About this book

This is a book on the functional paradigm in general. We'll use the world's most popular functional programming language: JavaScript. Some may feel this is a poor choice as it's against the grain of the current culture which, at the moment, feels predominately imperative. However, I believe it is the best way to learn FP for several reasons:

  • You likely use it every day at work.

    This makes it possible to practice and apply your acquired knowledge each day on real world programs rather than pet projects on nights and weekends in an esoteric FP language.

  • We don't have to learn everything up front to start writing programs.

    In a pure functional language, you cannot log a variable or read a DOM node without using monads. Here we can cheat a little as we learn to purify our codebase. It's also easier to get started in this language since it's mixed paradigm and you can fall back on your current practices while there are gaps in your knowledge.

  • The language is fully capable of writing top notch functional code.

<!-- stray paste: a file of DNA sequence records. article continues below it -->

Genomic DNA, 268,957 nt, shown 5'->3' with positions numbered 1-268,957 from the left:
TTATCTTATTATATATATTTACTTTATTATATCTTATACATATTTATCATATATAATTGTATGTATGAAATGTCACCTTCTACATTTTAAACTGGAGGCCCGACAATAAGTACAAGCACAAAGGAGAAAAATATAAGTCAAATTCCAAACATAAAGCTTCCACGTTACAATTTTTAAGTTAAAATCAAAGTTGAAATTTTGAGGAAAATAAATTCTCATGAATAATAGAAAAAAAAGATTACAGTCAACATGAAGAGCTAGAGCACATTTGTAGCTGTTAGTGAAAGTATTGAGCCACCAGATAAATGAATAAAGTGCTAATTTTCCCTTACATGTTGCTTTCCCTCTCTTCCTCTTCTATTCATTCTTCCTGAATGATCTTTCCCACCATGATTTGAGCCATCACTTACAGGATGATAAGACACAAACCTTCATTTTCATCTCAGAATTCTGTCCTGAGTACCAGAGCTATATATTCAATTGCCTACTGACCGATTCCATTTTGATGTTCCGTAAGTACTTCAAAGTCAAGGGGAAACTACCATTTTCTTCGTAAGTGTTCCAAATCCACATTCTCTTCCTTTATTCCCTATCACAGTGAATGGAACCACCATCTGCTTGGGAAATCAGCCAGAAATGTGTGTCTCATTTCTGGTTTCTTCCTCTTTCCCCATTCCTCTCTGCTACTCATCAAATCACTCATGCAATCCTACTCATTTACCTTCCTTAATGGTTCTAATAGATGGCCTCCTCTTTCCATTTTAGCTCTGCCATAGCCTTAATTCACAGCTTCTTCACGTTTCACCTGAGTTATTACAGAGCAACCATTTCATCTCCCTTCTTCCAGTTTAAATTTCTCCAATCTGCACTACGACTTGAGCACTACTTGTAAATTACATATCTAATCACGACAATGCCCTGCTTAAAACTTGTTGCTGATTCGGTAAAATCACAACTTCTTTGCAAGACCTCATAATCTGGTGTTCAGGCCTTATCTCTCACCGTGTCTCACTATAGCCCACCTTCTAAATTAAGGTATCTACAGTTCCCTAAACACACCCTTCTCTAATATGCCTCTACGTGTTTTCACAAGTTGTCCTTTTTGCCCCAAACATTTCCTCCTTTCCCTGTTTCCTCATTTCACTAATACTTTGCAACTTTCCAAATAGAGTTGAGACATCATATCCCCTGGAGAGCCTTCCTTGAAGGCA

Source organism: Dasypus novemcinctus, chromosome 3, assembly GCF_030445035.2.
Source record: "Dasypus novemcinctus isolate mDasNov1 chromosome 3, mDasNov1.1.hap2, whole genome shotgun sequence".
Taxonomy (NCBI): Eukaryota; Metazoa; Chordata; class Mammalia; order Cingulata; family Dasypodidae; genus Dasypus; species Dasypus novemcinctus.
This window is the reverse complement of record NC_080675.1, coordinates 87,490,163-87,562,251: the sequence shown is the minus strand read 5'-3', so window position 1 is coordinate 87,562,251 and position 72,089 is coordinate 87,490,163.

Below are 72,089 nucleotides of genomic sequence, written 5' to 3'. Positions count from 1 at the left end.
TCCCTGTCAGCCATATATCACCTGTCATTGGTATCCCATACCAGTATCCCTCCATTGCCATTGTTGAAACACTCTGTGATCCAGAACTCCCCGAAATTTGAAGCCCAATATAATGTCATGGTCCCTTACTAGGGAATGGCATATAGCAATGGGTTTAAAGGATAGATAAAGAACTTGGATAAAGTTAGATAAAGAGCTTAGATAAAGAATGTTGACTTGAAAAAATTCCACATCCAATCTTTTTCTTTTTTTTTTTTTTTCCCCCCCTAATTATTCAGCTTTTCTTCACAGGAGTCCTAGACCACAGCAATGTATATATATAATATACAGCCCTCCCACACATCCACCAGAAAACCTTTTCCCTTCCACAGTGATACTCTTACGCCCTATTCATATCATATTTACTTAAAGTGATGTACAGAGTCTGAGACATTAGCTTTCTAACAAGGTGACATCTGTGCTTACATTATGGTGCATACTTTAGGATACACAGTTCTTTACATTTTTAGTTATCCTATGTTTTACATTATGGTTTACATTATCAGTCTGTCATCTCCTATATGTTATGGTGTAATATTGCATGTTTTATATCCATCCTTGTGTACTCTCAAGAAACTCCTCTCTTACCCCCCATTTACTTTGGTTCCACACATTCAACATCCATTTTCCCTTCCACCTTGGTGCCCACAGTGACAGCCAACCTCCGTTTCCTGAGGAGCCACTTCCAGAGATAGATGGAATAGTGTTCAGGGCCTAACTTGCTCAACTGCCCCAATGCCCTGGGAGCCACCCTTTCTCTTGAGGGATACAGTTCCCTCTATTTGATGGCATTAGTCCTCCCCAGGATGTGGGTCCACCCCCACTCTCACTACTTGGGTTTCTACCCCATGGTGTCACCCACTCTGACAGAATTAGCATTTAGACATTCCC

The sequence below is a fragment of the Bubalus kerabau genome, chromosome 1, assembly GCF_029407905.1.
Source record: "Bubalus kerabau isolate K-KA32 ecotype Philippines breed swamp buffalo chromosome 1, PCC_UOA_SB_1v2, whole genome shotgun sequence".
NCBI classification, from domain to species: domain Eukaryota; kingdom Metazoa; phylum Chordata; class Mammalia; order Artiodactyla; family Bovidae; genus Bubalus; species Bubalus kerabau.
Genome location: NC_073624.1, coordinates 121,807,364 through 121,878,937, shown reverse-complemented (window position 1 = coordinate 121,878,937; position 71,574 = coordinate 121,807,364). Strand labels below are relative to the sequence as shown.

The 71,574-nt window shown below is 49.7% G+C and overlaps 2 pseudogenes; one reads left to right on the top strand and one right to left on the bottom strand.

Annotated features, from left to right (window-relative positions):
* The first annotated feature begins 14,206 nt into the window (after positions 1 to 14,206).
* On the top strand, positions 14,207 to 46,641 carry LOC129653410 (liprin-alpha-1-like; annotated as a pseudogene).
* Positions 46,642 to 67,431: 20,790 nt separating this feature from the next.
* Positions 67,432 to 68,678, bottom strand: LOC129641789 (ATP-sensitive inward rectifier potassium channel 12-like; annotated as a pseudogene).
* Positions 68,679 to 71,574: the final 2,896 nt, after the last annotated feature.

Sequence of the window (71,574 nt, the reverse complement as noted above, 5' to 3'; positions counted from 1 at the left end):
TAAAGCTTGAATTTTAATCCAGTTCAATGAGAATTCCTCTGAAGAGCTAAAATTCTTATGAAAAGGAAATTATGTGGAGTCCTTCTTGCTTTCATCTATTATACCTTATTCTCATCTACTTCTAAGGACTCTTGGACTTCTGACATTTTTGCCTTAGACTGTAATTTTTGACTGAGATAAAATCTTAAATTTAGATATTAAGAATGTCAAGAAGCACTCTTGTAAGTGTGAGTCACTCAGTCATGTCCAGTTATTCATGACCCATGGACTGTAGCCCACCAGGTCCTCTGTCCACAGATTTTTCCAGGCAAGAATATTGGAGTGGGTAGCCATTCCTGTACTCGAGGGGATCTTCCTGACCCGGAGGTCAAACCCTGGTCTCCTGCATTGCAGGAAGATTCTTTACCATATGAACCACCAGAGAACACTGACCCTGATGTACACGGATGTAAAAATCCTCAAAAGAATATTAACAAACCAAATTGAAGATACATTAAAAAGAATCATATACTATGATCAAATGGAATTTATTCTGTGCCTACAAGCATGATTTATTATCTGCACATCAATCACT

We have all the features we need to mimic a language like Scala or Haskell with the help of a tiny library or two. Object-oriented programming currently dominates the industry, but it's clearly awkward in JavaScript. It's akin to camping off of a highway or tap dancing in galoshes. We have to bind all over the place lest this change out from under us, we don't have classes (yet), we have various work arounds for the quirky behavior when the new keyword is forgotten, private members are only available via closures. To a lot of us, FP feels more natural anyways.

That said, typed functional languages will, without a doubt, be the best place to code in the style presented by this book. JavaScript will be our means of learning a paradigm, where you apply it is up to you. Luckily, the interfaces are mathematical and, as such, ubiquitous. You'll find yourself at home with swiftz, scalaz, haskell, purescript, and other mathematically inclined environments.

Gitbook (for a better reading experience)

Do it yourself

git clone

cd mostly-adequate-guide/
npm install gitbook-cli -g
gitbook init

brew update
brew install Caskroom/cask/calibre

gitbook mobi . ./

Table of Contents








Plans for the future

  • Part 1 (currently chapters 1-7) is a guide to the basics. I'm updating as I find errors since this is the initial draft. Feel free to help!
  • Part 2 (currently chapters 8+) will address type classes like functors and monads all the way through to traversable. I hope to squeeze in transformers and a pure application.
  • Part 3 will start to dance the fine line between practical programming and academic absurdity. We'll look at comonads, f-algebras, free monads, yoneda, and other categorical constructs.

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